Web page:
Robert Simons has gained extensive knowledge as a practitioner working with human rights. Simons was previously the Nurse Director of the Academic Medical Center Amsterdam, the Netherlands, and has international healthcare experience in Sudan, Pakistan and Vietnam. Currently, he serves as a Chair of IFHHRO, the Medical Human Rights Network. In the following video, Simons joins Voices in the Field* to discuss his time working in a Sudanese refugee camp and with Romanian political prisoners, and to share one important message with colleagues and decision makers.
By Mirjam Beeftink, University of Groningen, m.l.beeftink(at)student.rug.nl
At the time of writing there is a remarkable case pending in the Netherlands concerning the effects of air pollution on the health of the population. Two foundations and 57 individual plaintiffs have launched a case against the Dutch State in which they ask the court to order the State to reduce air pollution below the European maxima to the norms set in the World Health Organization (WHO) guidelines on air quality. If the case is successful, this will have significant consequences for the government as it will be ordered to protect the health of its citizens in a more effective manner by improving air quality. What are the chances of the plaintiffs succeeding in winning the case?
On 8 and 9 October 2015 several GHLG members participated in a symposium on ‘Equitable access to controlled medicine: between drug control and human rights in post-market access in low- and middle income countries’ (co-organized by Marie Elske Gispen, Utrecht University). Marie Elske presented the preliminary conclusions of her Ph.D. research on access to controlled medicines at this meeting. GHLG fellows Brigit Toebes and Hans Hogerzeil commented on her work from a legal and global health perspective respectively. Brigit mainly touched upon the question whether or not the normative framework of the right to health is sufficiently equipped to further access to medicine provision. Hans particularly reflected on the progress, or lack thereof, made so far in the area of access to (controlled) medicines. GHLG fellow Katrina Perehudoff joined on the second day of the symposium as participant.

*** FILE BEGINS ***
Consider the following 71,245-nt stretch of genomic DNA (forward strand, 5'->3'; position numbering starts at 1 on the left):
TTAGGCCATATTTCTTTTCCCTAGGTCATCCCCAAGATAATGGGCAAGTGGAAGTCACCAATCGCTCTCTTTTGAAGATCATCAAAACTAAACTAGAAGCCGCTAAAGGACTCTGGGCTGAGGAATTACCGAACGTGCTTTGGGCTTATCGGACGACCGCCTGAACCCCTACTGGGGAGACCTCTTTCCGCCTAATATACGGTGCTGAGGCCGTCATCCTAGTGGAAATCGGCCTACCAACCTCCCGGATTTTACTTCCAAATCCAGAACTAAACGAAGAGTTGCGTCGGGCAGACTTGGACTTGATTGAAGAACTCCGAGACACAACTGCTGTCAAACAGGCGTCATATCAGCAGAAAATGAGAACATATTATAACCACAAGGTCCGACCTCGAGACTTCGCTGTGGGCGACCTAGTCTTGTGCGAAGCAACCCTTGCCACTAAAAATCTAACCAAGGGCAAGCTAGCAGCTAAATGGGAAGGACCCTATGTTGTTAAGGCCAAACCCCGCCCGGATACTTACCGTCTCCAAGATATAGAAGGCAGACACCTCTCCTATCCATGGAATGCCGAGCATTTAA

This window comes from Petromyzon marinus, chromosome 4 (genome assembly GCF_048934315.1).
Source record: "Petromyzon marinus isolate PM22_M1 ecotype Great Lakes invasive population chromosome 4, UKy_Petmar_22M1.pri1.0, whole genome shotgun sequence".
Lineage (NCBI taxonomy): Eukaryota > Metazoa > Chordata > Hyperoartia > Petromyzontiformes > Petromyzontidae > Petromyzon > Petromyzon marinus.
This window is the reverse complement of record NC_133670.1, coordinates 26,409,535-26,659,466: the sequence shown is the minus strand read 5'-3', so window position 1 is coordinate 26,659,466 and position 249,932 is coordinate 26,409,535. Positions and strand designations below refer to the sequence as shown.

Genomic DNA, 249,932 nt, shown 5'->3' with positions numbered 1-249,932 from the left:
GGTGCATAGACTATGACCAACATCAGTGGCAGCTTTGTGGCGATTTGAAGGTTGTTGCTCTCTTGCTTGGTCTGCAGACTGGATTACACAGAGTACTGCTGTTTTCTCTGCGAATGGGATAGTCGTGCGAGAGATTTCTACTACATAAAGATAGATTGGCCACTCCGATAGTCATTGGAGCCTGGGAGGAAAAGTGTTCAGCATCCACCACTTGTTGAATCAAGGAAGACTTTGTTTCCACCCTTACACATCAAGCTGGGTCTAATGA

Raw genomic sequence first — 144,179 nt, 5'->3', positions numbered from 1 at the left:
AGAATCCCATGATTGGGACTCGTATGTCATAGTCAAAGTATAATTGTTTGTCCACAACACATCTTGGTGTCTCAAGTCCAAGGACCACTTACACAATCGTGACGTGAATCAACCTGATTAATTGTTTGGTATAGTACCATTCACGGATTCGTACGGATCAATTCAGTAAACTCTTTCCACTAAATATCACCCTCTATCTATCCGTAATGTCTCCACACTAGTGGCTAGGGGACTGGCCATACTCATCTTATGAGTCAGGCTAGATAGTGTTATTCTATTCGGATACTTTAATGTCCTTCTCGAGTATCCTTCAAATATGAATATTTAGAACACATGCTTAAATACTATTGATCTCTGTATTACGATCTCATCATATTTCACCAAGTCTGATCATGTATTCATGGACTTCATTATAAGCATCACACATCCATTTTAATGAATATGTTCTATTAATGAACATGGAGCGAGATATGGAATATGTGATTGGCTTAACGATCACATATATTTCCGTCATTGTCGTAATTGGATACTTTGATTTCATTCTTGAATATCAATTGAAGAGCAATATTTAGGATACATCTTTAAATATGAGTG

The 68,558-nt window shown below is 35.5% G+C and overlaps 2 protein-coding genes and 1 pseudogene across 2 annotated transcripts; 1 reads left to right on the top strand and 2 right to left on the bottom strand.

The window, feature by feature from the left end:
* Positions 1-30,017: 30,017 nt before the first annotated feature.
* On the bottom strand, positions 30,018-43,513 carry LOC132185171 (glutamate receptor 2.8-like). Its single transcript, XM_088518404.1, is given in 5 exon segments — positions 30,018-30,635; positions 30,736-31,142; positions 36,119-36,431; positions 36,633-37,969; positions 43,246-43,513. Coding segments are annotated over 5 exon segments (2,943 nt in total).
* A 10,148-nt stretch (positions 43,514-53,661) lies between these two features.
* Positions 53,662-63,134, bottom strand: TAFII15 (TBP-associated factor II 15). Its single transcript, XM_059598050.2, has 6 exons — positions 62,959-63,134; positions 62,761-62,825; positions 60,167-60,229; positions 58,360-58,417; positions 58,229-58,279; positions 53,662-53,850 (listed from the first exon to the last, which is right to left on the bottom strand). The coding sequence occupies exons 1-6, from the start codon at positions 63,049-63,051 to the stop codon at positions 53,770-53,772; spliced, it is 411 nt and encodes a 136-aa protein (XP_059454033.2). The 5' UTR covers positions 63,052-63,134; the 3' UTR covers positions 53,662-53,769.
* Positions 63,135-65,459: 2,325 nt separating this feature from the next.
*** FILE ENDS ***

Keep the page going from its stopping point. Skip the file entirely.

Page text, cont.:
Summary in Dutch: in september 2014 dagvaardde de Stichting Rookpreventie Jeugd de Staat in een zaak betreffende de nauwe banden tussen de overheid en de tabaksindustrie. De zaak is voornamelijk gebaseerd op Artikel 5 lid 3 van het WHO-Kaderverdrag inzake tabaksontmoediging van de Wereldgezondheidsorganisatie. Op 9 november deed de Rechtbank Den Haag uitspraak in deze zaak. De rechter oordeelde dat Artikel 5 lid 3 WHO-Kaderverdrag geen rechtstreekse werking heeft. Geciteerd uit de samenvatting van de uitspraak: ‘De stichting Rookpreventie Jeugd kan deze bepaling dus niet inroepen om de Staat de verplichten meer maatregelen te nemen om de invloed van de tabaksindustrie tegen te gaan. Artikel 5 lid 3 kan ook niet als een substantiering worden gezien van het in mensenrechtenverdragen verankerde recht op leven en gezondheid. Evenmin kan het via de zorgvuldigheidsnorm van artikel 6:162 BW worden ingeroepen.’ Voor een bespreking vooraf van deze zaak zie de bijdrage van Brigit Toebes in Nederlands Juristenblad, Afl 37, 30 oktober 2015.
English – on November 9th, 2015 the Court of First Instance in The Hague took a decision in the case concerning the close ties between the Dutch Government and the tobacco industry. The Court ruled that Article 5(3) Framework Convention on Tobacco Control, which requires States Parties to protect their tobacco control and public health policies from commercial and other vested interests of the tobacco industry, does not have direct effect.
By Thomas Mulder, LLB